Aaron Burr in the News

April 2006-Dec. 2006

Dec. 26, 2006
BOOK REVIEW: ‘Dangerous Nation’: A Provocative, Revisionist Look at American History – First of Two Volumes
Reviewed By David M. Kinchen
Huntington News Network Book Critic
Hinton, WV (HNN) – At last, a historian has finally gotten it right. Americans were “neoconservatives” from the start of the nation – nay, even before the start. That is, if the word “neoconservative” is used to designate an expansionist, righteous worldview that sees America as different from others. Not only different: Better!
That’s my reading of Robert Kagan’s “Dangerous Nation: America’s Place in the World from its Earliest Days to the Dawn of the 20th Century” (Knopf, $30, 527 pages, index, notes, bibliography), the first of two volumes that take a fresh – often radically provocative – look at American history and foreign policy. I’m eagerly awaiting the second volume which should be published in 2007.
Founding father Ben Franklin saw himself as both a loyal Briton and an American citizen.....

I was surprised to find no mention of Aaron Burr in the book’s index or in the book. There was a reference to James Wilkinson of Kentucky, the corrupt, double-dealing commanding general of the U.S. Army at the time (1805-6) and one of Burr’s most important co-conspirators in his alleged plot – for which Burr was tried (and acquitted by Chief Justice John Marshall – a bitter foe of Jefferson) for treason in 1807 – to separate the western part of the nation from the eastern. Burr was an expansionist in the tradition that Kagan writes about, some would say even celebrates, in “Dangerous Nation.” Burr attempted to do in the early 1800s what the Americans who settled in the Mexican province of Texas finally did in 1836 – carve out an independent country in lands held by the Spanish.


Folks: I received this message from Roger Kennedy. I'm sure he'd
appreciate any and all responses. Regards, Antonio

-----Original Message-----
From: Roger Kennedy [mailto:roger@rkennedy.net]
Sent: Saturday, December 02, 2006 12:30 PM
To: antonioburr@prodigy.net
Subject: hello there ---

I couldn't find an email for Stewart Johnson, so I'm bothering you with
questions --- happily because I wanted in any case to thank you for your
kind words to Frances after my talk in the West Village

Some years ago I wrote the library at Rutgers to ask about Milton
notes on Aaron Burr's Latin American associations after his return from
exile--- to my shame I've lost their response--- and wondered whether or
you or any other Burr Association folk have followed up on that chapter
his life ---  or can redirect me to these leads  ---do you happen to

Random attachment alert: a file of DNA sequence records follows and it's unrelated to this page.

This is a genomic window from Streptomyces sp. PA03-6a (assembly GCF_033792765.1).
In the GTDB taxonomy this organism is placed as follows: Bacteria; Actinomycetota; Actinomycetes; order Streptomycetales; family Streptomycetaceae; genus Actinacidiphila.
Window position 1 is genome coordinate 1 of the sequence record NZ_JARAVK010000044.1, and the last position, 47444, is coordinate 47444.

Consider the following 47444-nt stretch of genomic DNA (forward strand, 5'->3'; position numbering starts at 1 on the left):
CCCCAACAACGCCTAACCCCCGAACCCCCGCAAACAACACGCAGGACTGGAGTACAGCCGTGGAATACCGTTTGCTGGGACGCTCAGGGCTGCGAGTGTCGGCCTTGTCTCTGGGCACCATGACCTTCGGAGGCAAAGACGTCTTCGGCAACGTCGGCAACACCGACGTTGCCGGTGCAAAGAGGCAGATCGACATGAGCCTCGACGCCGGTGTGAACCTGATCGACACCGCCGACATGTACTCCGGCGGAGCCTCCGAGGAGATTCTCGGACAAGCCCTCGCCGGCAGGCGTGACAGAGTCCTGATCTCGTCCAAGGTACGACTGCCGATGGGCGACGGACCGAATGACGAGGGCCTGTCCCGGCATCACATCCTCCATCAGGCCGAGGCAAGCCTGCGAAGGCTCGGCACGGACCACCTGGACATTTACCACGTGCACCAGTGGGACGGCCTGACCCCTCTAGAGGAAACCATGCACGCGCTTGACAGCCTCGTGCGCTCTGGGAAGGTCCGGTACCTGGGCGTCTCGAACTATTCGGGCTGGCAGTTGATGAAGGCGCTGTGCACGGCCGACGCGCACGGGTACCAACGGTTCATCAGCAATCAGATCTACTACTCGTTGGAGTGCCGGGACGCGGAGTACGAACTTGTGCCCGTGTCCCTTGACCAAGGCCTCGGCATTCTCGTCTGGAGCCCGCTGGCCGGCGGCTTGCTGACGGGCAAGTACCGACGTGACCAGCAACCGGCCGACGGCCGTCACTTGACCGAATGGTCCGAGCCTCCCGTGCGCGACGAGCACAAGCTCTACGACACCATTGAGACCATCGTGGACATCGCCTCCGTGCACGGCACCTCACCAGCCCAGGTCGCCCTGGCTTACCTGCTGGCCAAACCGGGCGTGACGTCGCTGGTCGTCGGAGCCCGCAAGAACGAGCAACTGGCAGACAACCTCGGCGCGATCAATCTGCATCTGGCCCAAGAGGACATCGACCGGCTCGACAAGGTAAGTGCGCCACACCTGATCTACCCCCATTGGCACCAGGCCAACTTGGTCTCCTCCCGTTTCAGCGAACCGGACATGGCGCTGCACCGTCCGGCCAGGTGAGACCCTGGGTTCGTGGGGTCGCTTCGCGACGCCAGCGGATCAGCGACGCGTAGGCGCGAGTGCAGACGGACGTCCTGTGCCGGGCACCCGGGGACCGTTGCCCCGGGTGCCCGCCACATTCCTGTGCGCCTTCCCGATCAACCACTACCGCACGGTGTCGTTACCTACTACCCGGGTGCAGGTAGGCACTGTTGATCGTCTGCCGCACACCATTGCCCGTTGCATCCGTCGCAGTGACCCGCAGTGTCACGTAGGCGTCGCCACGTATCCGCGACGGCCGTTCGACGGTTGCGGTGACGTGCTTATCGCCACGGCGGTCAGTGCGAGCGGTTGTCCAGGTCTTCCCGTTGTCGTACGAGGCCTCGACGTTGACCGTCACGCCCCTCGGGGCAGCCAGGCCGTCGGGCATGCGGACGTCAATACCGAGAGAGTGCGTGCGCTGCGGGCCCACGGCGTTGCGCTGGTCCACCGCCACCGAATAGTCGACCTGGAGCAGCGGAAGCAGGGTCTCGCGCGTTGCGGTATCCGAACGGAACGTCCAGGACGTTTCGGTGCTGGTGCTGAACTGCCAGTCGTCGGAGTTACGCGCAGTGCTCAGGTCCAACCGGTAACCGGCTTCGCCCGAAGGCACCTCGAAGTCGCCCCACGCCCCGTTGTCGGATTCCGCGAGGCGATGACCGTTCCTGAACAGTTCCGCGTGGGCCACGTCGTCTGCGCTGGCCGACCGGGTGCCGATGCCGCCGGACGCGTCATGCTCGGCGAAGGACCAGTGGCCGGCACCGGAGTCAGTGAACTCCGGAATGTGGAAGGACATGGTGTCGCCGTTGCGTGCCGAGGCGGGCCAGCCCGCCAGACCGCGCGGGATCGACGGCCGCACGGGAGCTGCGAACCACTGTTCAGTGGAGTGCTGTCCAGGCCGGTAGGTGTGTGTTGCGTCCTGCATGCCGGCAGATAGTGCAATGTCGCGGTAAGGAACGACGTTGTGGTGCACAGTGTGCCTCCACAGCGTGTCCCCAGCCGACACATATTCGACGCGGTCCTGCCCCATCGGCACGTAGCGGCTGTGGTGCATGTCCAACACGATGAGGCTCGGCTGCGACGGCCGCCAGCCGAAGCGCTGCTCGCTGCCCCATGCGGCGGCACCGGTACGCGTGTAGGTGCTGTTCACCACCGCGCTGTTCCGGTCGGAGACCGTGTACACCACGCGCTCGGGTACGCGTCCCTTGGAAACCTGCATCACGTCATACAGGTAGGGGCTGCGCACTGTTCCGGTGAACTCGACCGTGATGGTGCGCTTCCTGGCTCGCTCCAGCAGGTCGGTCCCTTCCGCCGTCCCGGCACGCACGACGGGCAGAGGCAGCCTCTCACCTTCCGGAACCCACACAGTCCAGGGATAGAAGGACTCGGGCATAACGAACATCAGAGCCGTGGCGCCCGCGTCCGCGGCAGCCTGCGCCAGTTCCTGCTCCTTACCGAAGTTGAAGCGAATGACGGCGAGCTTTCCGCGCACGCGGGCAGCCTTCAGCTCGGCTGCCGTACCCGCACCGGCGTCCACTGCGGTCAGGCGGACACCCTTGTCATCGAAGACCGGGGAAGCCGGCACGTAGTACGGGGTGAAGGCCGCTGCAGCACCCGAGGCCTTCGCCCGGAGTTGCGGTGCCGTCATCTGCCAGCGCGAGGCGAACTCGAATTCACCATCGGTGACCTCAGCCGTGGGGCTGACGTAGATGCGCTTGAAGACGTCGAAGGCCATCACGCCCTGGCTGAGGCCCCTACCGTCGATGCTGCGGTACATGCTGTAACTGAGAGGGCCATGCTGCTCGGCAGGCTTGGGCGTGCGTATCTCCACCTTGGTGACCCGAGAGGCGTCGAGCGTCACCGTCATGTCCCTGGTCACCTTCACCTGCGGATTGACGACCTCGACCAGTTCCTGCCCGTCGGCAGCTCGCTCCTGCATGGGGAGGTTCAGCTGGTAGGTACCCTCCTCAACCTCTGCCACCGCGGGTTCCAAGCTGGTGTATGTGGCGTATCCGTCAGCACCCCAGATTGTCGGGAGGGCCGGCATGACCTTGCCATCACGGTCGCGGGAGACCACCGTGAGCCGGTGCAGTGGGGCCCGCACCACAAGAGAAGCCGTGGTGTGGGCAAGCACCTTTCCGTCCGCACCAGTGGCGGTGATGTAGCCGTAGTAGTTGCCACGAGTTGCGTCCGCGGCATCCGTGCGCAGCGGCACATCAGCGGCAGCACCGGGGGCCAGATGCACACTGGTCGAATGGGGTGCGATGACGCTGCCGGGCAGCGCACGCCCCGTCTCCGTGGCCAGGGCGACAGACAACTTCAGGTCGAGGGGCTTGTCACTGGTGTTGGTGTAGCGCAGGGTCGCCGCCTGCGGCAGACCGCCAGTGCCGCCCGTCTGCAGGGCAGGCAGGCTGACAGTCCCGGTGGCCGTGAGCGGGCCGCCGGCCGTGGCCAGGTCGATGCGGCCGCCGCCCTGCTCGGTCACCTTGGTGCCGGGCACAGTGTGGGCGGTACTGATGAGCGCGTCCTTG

have an
email address for Mary-Jo Kline?

The Latin American connection bears upon Aaron Columbus Burr's abortive
free-black colony in British Honduras -- there seems to have been an
on it in Civil War History magazine ....Do you have a view as to the
likelihood that Aaron Columbus Burr was a descendent of Aaron? And how
you feel about the black Burr's of Philadelphia? Is there any
useful way of doing DNA tests on that matter?

Finally, on Amazon I noted what appears to be a privately-printed
speculation on the possibility of a code in the Aaron-Theodosia letters
Europe -- apparently it is tied to the considerably less likely
that Burr was a covert Tory (!) and that Trinity Church was a center for
Tory espionage --- that seems to be silly, but the code isn't -- do you
anybody who has thought much about a cipher in those letters?

Roger G. Kennedy, Director Emeritus,National Museum of American History
Former Director, National Park Service
33 Linnaean Street Cambridge, MA  02138-1511
Wildfire and Americans: How to Save Lives, Property and Your Tax Dollars
Hill and Wang, 2006.






This web site links to Tom Burr's photo gallery of the Duel reenactment some 28 months ago.  11/27/06




By Bob Cupp
Friday, November 24, 2006

The Pennsylvania Historical and Museum Commission has recognized more than 2,000 historical sites by erecting distinctive blue and gold metal markers along the state's roads and highways....

THE LARIMER HOUSE: "Larimer's Mansion Farm -- This house, on the 'King's Highway' was built by Wm. & Ann Larimer, Sr., circa 1790. It was the homestead of Gen. Wm. Larimer, Jr., one of the founders of Denver, Colorado. Here Wm. Henry Harrison (Old Tippecanoe) and Aaron Burr were entertained. -- Norwin Rotary Club Sponsor - 1976."...





The Democrats' Economy Wars

By Harold Meyerson

Wednesday, November 22, 2006; Page A21 Wash Post

When voters went to the polls this month, they registered not only a revulsion with the Republican regime but also a profound -- almost un-American -- anxiety about the nation's future. They ousted incumbents who wanted to stay the economic course, choosing instead Democratic challengers who questioned free-trade orthodoxy. In the exit polling, a plurality said they believed that life for the next generation of Americans would be worse than it is today.